Obulytix is developing a revolutionary solution for antibiotic resistance

Published: 5-Dec-2023

The innovative, phage lysin-based platform – leveraging the power of artificial intelligence – attracted a significant four-million-euro investment

Obulytix, a groundbreaking biotech spin-off founded by seasoned experts in phage lysin research from Ghent University and KU Leuven, is set to revolutionise the fight against antimicrobial resistance with its novel phage lysin-based antibiotics.

Antibiotics play a crucial role in modern medicine. They are widely used to treat bacterial infections, but also to protect patients with weakened immune systems, for example during cancer treatment or after organ transplantation. However, more and more bacteria are becoming resistant to available antibiotics, and we are on the verge of a public health crisis. Current estimates suggest that antibiotic-resistant bacteria could claim 10 million lives per year by 2050. Urgent action is necessary to prevent this scenario.

Obulytix has created a novel platform to develop enzymes from bacteria-killing viruses (bacteriophages) as a new way to tackle bacterial infections. These phage lysins offer many advantages over traditional antibiotics: they are very powerful at killing bacteria, act quickly, and are much less likely to induce resistance. Thanks to the application of artificial intelligence (AI), Obulytix’s platform is the most advanced of its kind.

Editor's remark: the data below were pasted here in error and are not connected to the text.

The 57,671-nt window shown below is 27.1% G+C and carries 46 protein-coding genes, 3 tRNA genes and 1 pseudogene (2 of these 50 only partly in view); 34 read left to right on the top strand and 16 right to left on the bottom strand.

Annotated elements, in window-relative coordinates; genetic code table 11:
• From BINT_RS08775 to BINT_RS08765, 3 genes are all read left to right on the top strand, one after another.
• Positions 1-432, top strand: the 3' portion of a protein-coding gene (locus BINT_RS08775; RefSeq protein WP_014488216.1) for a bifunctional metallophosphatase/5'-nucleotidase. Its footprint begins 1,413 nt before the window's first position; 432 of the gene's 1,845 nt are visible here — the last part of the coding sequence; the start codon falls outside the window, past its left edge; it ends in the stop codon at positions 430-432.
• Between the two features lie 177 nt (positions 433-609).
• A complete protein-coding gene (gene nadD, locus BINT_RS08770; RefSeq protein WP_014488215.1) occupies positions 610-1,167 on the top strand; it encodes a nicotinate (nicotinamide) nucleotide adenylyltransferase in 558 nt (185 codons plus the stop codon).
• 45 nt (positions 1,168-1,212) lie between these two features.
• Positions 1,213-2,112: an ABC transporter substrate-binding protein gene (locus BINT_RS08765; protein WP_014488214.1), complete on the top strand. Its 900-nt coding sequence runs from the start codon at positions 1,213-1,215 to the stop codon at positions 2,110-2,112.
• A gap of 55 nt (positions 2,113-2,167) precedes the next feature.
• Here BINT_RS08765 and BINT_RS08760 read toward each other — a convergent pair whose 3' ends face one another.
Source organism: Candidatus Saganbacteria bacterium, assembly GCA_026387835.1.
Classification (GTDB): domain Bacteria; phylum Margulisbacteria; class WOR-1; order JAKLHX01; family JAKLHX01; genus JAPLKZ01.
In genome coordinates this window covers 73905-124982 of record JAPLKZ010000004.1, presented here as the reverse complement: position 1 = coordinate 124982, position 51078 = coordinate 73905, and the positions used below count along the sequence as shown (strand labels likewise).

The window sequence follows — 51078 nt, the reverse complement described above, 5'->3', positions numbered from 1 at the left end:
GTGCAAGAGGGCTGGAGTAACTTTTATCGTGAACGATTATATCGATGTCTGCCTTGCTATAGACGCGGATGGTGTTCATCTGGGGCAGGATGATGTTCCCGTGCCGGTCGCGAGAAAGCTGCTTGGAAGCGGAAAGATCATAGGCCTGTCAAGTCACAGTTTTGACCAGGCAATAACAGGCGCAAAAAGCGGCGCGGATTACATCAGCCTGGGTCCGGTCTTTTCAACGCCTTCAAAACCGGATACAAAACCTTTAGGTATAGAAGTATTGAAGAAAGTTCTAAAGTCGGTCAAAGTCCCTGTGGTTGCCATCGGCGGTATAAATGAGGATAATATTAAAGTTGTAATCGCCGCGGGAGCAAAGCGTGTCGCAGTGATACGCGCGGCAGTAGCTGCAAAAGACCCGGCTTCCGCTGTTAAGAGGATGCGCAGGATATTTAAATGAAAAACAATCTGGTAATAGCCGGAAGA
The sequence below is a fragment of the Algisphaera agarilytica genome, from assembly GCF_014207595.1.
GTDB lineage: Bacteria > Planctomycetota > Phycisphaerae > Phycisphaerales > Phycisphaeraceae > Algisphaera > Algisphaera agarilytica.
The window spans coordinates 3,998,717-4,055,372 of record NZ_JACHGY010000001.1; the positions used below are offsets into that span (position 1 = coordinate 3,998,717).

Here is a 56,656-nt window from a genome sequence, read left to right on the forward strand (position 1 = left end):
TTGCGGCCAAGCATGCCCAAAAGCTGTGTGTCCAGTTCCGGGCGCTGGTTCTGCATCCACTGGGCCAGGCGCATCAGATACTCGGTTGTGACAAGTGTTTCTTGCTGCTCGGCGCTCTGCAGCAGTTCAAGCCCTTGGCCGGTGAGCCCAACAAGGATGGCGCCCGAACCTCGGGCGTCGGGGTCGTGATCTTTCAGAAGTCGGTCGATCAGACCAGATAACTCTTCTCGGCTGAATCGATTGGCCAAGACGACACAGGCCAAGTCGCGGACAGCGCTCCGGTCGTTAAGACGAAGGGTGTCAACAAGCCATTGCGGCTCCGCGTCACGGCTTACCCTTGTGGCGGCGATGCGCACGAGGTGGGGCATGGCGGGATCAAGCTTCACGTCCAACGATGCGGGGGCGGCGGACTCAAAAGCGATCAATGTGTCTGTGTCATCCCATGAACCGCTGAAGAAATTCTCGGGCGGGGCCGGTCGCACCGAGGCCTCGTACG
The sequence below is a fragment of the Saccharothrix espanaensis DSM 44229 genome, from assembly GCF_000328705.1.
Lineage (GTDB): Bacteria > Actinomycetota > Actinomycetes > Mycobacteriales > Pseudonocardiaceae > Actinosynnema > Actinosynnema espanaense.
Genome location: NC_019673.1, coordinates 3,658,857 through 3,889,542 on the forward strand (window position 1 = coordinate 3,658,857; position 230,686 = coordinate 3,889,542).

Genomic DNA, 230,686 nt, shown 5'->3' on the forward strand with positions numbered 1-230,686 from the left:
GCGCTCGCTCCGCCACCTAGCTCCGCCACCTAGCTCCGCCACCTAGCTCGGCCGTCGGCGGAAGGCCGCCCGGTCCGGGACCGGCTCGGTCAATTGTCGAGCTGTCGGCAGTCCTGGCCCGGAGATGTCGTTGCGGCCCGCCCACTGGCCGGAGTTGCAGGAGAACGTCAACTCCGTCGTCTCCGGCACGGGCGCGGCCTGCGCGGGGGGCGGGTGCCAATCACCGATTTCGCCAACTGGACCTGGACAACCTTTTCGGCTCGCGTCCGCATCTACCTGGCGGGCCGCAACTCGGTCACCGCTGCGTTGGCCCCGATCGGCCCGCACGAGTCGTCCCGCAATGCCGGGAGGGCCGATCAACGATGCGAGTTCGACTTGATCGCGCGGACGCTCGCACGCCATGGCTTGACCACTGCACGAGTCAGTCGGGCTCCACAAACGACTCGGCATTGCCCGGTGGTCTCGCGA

Obulytix focuses on tackling systemic infections in patients with life-threatening conditions using this new class of lysins. The platform has the potential to create solutions for all problematic bacteria, in particular gram-negative bacteria that make up the highest unmet medical need.

The need for and confidence in Obulytix’s novel approach to antibiotic development is demonstrated by the backing of global and national investment funds: Boehringer Ingelheim Venture Fund, Qbic, and Gemma Frisius Fund – which is the seed capital fund of KU Leuven.
Yves Briers, CEO of Obulytix & Professor at Ghent University, said: “We have created the most performant development platform to harness phage lysins and create a pipeline of different anti-infectives. This will allow us to tackle a range of bacterial diseases and react quickly to global health needs, including potential future pandemics.”

Niklas Czeloth, Executive Director and Investment Manager at Boehringer Ingelheim Venture Fund, elaborated:  “Highly active phage lysins, like those being developed by Obulytix, align perfectly with BIVF's strategy to invest in novel approaches to combat antimicrobial resistance. We are thrilled to support the Obulytix team in their pursuit of delivering innovative treatments for patients with high unmet medical need. Obulytix's cutting-edge, AI-assisted approach exemplifies the pioneering science that seamlessly aligns with our vision of advancing robust scientific principles from the laboratory to the patient's bedside.”

Cédric Van Nevel, Partner at Qbic, added: “We have no hesitation in supporting Obulytix, since we are confident that lysin-based antibiotics can make a significant impact on the emerging antibiotic resistance crisis, benefiting patients and healthcare providers alike.”

Bram Perdu, Investment Manager at the Gemma Frisius Fund concluded: “Our Fund’s aim is to stimulate the creation and growth of spin-off companies from research at KU Leuven. Obulytix is a great example of what can be achieved when university findings leave the academic bench to create impact on important societal challenges, and we wish them every success for the future.”


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